Posted: Wednesday, May 11, 2016. 10:53 am CST.
By BBN Staff: A 15-year-old boy from Quebec, Canada with a passion for ancient Mayan civilizations and constellations has discovered a lost Mayan city near the coast of Belize in the southern Yucatán Peninsula of Mexico and his theory is about to be published in a scientific journal.
William Gadoury has received accolades from NASA, the Canadian Space Agency and the Japanese Space Agency for his discovery. His theory links the locations of ancient cities with the position of stars.
Passionate about the lost Mayan civilizations for several years, Gadoury analyzed 22 Mayan constellations and realized that if he connected on a map the stars of the constellations, the shape of each corresponded to the position of 117 Mayan cities. No scientist before had ever found such a correlation between the stars and the location of the Mayan cities.
Gadoury’s genius, however, was to analyze a 23rd constellation. It contained three stars and only two cities matched. According to his theory, it should point to a 118th Mayan city in a remote and inaccessible location near the coast in Belize, in the southern Yucatán Peninsula.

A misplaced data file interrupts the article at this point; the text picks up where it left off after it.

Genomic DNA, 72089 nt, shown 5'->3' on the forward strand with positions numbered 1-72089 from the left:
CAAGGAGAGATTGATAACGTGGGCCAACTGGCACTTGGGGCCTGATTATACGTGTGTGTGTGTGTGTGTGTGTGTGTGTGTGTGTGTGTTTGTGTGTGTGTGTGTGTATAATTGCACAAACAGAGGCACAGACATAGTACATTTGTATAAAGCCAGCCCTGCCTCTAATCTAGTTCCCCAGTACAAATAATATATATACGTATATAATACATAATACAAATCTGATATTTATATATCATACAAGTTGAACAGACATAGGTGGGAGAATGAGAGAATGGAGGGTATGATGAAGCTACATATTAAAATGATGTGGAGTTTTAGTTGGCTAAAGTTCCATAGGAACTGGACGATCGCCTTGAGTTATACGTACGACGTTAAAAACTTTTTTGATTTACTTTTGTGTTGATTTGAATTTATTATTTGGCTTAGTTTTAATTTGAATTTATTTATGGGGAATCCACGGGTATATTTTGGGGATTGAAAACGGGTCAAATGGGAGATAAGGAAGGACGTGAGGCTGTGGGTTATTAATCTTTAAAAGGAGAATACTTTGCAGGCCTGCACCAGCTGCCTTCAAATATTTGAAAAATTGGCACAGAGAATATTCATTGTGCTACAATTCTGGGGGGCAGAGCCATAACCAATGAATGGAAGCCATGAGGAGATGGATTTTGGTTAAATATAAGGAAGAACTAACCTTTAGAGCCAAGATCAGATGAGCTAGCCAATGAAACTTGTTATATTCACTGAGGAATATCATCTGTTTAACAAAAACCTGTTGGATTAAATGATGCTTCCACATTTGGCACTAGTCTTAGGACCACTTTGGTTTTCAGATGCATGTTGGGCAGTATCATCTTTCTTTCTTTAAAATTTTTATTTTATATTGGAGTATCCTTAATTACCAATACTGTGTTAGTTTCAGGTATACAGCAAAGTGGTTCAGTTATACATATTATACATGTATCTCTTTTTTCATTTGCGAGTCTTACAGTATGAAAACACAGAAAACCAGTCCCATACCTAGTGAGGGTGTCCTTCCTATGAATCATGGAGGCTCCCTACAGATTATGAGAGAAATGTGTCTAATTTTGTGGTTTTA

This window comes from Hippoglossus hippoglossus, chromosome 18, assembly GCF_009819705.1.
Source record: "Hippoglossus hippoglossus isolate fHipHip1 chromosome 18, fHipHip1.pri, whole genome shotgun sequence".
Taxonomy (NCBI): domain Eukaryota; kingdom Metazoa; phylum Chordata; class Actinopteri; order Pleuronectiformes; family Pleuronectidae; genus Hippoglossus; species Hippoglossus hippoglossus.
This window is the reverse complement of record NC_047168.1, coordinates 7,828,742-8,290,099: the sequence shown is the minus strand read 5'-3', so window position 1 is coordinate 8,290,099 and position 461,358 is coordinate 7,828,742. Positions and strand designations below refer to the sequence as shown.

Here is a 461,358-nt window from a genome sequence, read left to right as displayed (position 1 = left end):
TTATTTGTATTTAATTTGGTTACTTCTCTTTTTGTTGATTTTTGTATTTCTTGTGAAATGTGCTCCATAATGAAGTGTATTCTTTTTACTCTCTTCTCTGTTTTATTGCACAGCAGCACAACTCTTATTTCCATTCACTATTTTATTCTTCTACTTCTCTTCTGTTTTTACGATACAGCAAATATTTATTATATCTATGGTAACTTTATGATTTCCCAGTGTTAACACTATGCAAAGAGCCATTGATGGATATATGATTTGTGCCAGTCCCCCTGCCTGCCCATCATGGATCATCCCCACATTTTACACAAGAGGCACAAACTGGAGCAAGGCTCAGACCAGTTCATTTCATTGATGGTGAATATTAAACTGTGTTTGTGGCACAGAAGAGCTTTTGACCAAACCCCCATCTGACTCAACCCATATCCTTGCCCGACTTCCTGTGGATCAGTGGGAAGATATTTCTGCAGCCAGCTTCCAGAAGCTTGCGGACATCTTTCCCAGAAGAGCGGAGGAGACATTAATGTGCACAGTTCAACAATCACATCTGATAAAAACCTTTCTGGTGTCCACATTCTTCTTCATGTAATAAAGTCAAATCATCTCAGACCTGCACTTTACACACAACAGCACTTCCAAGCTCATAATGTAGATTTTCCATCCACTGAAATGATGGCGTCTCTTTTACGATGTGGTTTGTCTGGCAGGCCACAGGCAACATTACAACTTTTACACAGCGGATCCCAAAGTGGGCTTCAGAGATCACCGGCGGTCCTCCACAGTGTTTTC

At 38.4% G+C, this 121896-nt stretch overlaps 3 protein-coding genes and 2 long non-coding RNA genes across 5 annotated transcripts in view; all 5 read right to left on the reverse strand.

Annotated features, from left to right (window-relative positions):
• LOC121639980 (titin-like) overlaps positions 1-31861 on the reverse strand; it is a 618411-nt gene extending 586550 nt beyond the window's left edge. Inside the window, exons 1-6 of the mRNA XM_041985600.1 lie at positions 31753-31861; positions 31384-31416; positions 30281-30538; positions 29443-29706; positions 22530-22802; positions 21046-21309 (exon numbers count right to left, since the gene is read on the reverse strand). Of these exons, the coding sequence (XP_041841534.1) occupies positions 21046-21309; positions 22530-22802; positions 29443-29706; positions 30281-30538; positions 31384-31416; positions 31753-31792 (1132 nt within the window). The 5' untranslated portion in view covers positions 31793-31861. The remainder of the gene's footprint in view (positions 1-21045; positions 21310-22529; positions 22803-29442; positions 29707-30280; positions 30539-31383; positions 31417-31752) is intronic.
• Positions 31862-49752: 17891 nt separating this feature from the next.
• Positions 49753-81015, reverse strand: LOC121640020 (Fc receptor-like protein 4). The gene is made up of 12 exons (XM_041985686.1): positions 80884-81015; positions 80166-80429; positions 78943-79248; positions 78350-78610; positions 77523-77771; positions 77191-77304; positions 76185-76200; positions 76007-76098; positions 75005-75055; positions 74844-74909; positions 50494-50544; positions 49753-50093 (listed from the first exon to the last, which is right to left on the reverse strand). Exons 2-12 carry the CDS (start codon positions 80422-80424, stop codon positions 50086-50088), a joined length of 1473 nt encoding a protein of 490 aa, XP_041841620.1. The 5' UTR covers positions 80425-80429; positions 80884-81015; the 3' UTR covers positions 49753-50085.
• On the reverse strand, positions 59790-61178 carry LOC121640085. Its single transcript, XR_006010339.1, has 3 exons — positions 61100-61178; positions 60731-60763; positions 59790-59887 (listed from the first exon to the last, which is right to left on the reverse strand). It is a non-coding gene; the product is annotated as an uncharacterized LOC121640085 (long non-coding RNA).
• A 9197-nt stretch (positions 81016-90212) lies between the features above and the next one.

In 2005, the forest in this particular area was devastated by fire, making Mayan ruins more visible to satellite photographs. Analyses from satellites from various space agencies have revealed that there was indeed a pyramid and thirty buildings at the precise location identified by the young man. Not only has he discovered a new Mayan city, but it is one of the five largest on record.
He named this lost city K’àak’ Chi’ or “fire mouth.”
“I did not understand why the Maya built their cities away from rivers, on marginal lands and in the mountains,” he said. “They had to have another reason, and as they worshiped the stars, the idea came to me to verify my hypothesis. I was really surprised and excited when I realized that the most brilliant stars of the constellations matched the largest Maya cities.”
For now, no one has yet explored the jungle to see K’àak’ Chi’.
“It’s always about money. An expedition costs horribly expensive,” Dr. Armand LaRocque, of the University of New Brunswick said. But archaeologists have promised Gadoury to bring him to their excavations.
“It would be the culmination of my three years of work and the dream of my life,” he said.
Some archaeologists, however, are casting doubt on the teenager’s claims that he spotted the ancient settlement in satellite images, saying he may have discovered an abandoned cornfield instead.
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